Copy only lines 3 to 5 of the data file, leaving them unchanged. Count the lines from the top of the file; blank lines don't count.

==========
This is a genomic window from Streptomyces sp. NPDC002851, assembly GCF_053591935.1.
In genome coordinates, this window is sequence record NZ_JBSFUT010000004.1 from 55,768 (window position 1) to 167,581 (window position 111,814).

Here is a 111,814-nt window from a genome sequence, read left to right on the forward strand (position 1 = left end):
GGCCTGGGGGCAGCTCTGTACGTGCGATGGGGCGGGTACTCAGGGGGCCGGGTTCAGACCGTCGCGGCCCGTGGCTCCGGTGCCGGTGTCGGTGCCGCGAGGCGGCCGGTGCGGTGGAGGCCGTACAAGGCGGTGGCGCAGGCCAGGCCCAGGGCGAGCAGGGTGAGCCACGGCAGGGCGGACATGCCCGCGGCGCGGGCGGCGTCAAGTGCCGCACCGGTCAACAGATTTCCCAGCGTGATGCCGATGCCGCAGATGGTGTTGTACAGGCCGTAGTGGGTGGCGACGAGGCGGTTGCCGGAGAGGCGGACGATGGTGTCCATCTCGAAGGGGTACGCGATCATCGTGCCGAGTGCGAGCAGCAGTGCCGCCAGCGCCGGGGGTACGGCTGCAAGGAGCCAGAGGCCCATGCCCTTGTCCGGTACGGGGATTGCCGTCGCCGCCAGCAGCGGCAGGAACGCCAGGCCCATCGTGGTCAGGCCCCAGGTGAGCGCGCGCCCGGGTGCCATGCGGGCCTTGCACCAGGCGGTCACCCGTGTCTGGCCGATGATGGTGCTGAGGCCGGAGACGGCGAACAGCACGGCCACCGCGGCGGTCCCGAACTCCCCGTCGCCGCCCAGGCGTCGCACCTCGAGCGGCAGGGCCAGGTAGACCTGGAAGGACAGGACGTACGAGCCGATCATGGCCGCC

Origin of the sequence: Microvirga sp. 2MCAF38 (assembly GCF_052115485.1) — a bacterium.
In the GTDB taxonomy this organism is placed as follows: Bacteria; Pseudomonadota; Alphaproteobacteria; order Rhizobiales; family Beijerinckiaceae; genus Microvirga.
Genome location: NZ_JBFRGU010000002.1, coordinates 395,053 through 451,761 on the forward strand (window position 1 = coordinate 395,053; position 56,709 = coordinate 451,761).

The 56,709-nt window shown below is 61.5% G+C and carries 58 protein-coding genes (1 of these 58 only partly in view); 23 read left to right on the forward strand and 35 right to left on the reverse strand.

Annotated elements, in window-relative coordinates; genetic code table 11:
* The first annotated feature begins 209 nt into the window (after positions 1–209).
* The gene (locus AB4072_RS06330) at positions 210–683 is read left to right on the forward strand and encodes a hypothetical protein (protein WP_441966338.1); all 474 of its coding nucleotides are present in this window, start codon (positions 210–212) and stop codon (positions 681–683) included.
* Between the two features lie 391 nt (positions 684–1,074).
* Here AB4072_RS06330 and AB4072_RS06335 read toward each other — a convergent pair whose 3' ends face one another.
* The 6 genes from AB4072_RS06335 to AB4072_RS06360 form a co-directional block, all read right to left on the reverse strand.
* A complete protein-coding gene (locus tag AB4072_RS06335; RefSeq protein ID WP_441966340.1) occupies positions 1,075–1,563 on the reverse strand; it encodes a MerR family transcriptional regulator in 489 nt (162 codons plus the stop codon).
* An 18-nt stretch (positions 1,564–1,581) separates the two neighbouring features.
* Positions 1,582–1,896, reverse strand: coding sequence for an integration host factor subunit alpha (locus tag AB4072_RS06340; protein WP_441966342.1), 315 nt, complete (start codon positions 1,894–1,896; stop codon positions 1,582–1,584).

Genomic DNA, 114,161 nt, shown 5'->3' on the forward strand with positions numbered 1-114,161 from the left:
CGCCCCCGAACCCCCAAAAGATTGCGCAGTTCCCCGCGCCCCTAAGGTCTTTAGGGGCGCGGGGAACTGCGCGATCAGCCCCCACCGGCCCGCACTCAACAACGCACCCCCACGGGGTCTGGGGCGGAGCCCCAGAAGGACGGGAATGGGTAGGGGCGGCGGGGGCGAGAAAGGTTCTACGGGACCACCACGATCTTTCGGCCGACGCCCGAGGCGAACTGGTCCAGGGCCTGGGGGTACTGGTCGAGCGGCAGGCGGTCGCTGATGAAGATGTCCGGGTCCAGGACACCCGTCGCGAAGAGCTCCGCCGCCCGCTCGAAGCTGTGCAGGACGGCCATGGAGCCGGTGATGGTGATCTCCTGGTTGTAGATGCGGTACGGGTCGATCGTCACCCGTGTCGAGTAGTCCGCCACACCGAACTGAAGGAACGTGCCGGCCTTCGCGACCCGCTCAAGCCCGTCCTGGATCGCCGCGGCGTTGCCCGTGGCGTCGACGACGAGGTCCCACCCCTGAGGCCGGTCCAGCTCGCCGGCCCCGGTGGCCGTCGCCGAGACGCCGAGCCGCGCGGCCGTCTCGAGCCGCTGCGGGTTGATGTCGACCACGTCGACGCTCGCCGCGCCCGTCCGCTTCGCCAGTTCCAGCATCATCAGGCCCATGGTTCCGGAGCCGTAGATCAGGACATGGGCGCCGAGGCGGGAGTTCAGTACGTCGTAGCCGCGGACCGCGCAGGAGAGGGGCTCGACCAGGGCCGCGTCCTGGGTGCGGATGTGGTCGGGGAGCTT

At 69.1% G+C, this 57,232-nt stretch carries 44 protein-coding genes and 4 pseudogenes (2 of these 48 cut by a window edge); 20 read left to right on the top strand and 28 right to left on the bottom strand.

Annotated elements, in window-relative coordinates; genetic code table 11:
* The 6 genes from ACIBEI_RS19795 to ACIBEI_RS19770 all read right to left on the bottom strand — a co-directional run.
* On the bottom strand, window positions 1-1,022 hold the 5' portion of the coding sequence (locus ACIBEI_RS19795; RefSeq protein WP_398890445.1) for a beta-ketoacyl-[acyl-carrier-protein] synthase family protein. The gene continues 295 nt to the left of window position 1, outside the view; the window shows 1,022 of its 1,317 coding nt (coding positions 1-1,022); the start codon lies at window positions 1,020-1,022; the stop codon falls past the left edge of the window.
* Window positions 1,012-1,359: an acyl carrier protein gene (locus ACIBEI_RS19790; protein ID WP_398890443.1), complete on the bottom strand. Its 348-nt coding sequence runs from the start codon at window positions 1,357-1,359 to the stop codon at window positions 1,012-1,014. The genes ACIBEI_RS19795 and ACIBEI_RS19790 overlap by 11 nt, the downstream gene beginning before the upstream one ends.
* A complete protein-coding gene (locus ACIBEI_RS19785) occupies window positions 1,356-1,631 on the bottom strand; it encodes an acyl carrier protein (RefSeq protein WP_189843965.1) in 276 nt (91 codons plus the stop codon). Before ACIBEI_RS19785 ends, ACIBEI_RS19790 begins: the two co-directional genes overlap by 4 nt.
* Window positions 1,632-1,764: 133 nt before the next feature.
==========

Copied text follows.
Here is a 111,814-nt window from a genome sequence, read left to right on the forward strand (position 1 = left end):
GGCCTGGGGGCAGCTCTGTACGTGCGATGGGGCGGGTACTCAGGGGGCCGGGTTCAGACCGTCGCGGCCCGTGGCTCCGGTGCCGGTGTCGGTGCCGCGAGGCGGCCGGTGCGGTGGAGGCCGTACAAGGCGGTGGCGCAGGCCAGGCCCAGGGCGAGCAGGGTGAGCCACGGCAGGGCGGACATGCCCGCGGCGCGGGCGGCGTCAAGTGCCGCACCGGTCAACAGATTTCCCAGCGTGATGCCGATGCCGCAGATGGTGTTGTACAGGCCGTAGTGGGTGGCGACGAGGCGGTTGCCGGAGAGGCGGACGATGGTGTCCATCTCGAAGGGGTACGCGATCATCGTGCCGAGTGCGAGCAGCAGTGCCGCCAGCGCCGGGGGTACGGCTGCAAGGAGCCAGAGGCCCATGCCCTTGTCCGGTACGGGGATTGCCGTCGCCGCCAGCAGCGGCAGGAACGCCAGGCCCATCGTGGTCAGGCCCCAGGTGAGCGCGCGCCCGGGTGCCATGCGGGCCTTGCACCAGGCGGTCACCCGTGTCTGGCCGATGATGGTGCTGAGGCCGGAGACGGCGAACAGCACGGCCACCGCGGCGGTCCCGAACTCCCCGTCGCCGCCCAGGCGTCGCACCTCGAGCGGCAGGGCCAGGTAGACCTGGAAGGACAGGACGTACGAGCCGATCATGGCCGCC

Origin of the sequence: Microvirga sp. 2MCAF38 (assembly GCF_052115485.1) — a bacterium.